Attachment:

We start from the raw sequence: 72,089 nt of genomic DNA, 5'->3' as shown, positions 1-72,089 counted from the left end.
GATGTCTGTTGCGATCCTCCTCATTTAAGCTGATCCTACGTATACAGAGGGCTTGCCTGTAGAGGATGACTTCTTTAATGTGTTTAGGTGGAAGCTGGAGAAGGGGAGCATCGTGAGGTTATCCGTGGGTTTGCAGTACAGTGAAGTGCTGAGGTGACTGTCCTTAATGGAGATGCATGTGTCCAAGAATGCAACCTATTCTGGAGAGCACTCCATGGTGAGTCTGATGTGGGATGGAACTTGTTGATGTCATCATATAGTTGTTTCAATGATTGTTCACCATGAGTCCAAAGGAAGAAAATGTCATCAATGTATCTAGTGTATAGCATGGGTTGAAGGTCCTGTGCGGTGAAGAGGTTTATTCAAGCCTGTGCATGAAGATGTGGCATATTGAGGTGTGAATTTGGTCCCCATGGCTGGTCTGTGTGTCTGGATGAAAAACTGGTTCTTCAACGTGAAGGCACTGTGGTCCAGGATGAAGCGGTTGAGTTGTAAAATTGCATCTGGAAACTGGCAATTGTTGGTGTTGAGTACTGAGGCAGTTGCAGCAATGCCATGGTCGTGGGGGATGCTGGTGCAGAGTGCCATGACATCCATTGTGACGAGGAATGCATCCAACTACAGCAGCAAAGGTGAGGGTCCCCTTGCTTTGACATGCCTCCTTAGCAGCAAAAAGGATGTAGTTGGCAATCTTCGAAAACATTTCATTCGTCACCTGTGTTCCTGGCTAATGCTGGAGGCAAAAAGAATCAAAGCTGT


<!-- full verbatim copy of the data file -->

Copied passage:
We start from the raw sequence: 72,089 nt of genomic DNA, 5'->3' as shown, positions 1-72,089 counted from the left end.
GATGTCTGTTGCGATCCTCCTCATTTAAGCTGATCCTACGTATACAGAGGGCTTGCCTGTAGAGGATGACTTCTTTAATGTGTTTAGGTGGAAGCTGGAGAAGGGGAGCATCGTGAGGTTATCCGTGGGTTTGCAGTACAGTGAAGTGCTGAGGTGACTGTCCTTAATGGAGATGCATGTGTCCAAGAATGCAACCTATTCTGGAGAGCACTCCATGGTGAGTCTGATGTGGGATGGAACTTGTTGATGTCATCATATAGTTGTTTCAATGATTGTTCACCATGAGTCCAAAGGAAGAAAATGTCATCAATGTATCTAGTGTATAGCATGGGTTGAAGGTCCTGTGCGGTGAAGAGGTTTATTCAAGCCTGTGCATGAAGATGTGGCATATTGAGGTGTGAATTTGGTCCCCATGGCTGGTCTGTGTGTCTGGATGAAAAACTGGTTCTTCAACGTGAAGGCACTGTGGTCCAGGATGAAGCGGTTGAGTTGTAAAATTGCATCTGGAAACTGGCAATTGTTGGTGTTGAGTACTGAGGCAGTTGCAGCAATGCCATGGTCGTGGGGGATGCTGGTGCAGAGTGCCATGACATCCATTGTGACGAGGAATGCATCCAACTACAGCAGCAAAGGTGAGGGTCCCCTTGCTTTGACATGCCTCCTTAGCAGCAAAAAGGATGTAGTTGGCAATCTTCGAAAACATTTCATTCGTCACCTGTGTTCCTGGCTAATGCTGGAGGCAAAAAGAATCAAAGCTGT